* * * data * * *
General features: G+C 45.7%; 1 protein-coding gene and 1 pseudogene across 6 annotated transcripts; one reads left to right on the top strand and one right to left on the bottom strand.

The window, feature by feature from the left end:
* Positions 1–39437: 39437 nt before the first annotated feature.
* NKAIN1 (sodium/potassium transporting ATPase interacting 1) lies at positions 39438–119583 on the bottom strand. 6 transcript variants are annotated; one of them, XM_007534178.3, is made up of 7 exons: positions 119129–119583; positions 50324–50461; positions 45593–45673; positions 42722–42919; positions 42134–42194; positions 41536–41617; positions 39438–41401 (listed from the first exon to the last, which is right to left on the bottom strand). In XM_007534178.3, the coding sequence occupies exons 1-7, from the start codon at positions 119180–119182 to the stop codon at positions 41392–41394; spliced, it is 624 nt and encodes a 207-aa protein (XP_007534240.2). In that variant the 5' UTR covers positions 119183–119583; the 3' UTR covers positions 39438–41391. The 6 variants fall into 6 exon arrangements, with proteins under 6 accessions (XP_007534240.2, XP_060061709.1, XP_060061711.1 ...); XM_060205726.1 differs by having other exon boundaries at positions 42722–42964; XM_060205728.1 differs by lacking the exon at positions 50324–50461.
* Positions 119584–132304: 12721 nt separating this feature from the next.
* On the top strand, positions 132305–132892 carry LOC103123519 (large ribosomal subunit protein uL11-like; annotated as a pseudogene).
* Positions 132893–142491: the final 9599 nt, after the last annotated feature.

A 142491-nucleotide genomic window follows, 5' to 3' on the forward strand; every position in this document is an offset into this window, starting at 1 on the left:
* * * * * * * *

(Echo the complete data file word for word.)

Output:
General features: G+C 45.7%; 1 protein-coding gene and 1 pseudogene across 6 annotated transcripts; one reads left to right on the top strand and one right to left on the bottom strand.

The window, feature by feature from the left end:
* Positions 1–39437: 39437 nt before the first annotated feature.
* NKAIN1 (sodium/potassium transporting ATPase interacting 1) lies at positions 39438–119583 on the bottom strand. 6 transcript variants are annotated; one of them, XM_007534178.3, is made up of 7 exons: positions 119129–119583; positions 50324–50461; positions 45593–45673; positions 42722–42919; positions 42134–42194; positions 41536–41617; positions 39438–41401 (listed from the first exon to the last, which is right to left on the bottom strand). In XM_007534178.3, the coding sequence occupies exons 1-7, from the start codon at positions 119180–119182 to the stop codon at positions 41392–41394; spliced, it is 624 nt and encodes a 207-aa protein (XP_007534240.2). In that variant the 5' UTR covers positions 119183–119583; the 3' UTR covers positions 39438–41391. The 6 variants fall into 6 exon arrangements, with proteins under 6 accessions (XP_007534240.2, XP_060061709.1, XP_060061711.1 ...); XM_060205726.1 differs by having other exon boundaries at positions 42722–42964; XM_060205728.1 differs by lacking the exon at positions 50324–50461.
* Positions 119584–132304: 12721 nt separating this feature from the next.
* On the top strand, positions 132305–132892 carry LOC103123519 (large ribosomal subunit protein uL11-like; annotated as a pseudogene).
* Positions 132893–142491: the final 9599 nt, after the last annotated feature.

A 142491-nucleotide genomic window follows, 5' to 3' on the forward strand; every position in this document is an offset into this window, starting at 1 on the left: